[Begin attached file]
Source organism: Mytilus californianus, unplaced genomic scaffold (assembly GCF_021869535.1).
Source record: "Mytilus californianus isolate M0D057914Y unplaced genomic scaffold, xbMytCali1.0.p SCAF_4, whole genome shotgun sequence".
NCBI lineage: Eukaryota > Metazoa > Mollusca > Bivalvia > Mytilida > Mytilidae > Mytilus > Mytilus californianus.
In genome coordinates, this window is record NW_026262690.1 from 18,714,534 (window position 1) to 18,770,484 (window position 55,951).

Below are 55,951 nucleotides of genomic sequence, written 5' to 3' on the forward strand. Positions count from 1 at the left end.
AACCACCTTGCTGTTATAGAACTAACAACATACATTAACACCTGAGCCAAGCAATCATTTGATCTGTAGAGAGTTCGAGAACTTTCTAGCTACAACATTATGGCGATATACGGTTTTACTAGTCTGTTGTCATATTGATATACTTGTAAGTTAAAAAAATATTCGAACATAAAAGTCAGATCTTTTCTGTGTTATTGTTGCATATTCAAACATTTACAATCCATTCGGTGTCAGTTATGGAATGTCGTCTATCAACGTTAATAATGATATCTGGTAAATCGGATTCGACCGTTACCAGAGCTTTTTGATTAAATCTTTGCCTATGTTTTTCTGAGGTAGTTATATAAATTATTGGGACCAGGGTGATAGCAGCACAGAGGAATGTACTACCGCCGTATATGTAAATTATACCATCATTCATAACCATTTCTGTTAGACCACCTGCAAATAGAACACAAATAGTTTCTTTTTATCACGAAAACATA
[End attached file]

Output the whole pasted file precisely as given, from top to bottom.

Source organism: Mytilus californianus, unplaced genomic scaffold (assembly GCF_021869535.1).
Source record: "Mytilus californianus isolate M0D057914Y unplaced genomic scaffold, xbMytCali1.0.p SCAF_4, whole genome shotgun sequence".
NCBI lineage: Eukaryota > Metazoa > Mollusca > Bivalvia > Mytilida > Mytilidae > Mytilus > Mytilus californianus.
In genome coordinates, this window is record NW_026262690.1 from 18,714,534 (window position 1) to 18,770,484 (window position 55,951).

Below are 55,951 nucleotides of genomic sequence, written 5' to 3' on the forward strand. Positions count from 1 at the left end.
AACCACCTTGCTGTTATAGAACTAACAACATACATTAACACCTGAGCCAAGCAATCATTTGATCTGTAGAGAGTTCGAGAACTTTCTAGCTACAACATTATGGCGATATACGGTTTTACTAGTCTGTTGTCATATTGATATACTTGTAAGTTAAAAAAATATTCGAACATAAAAGTCAGATCTTTTCTGTGTTATTGTTGCATATTCAAACATTTACAATCCATTCGGTGTCAGTTATGGAATGTCGTCTATCAACGTTAATAATGATATCTGGTAAATCGGATTCGACCGTTACCAGAGCTTTTTGATTAAATCTTTGCCTATGTTTTTCTGAGGTAGTTATATAAATTATTGGGACCAGGGTGATAGCAGCACAGAGGAATGTACTACCGCCGTATATGTAAATTATACCATCATTCATAACCATTTCTGTTAGACCACCTGCAAATAGAACACAAATAGTTTCTTTTTATCACGAAAACATA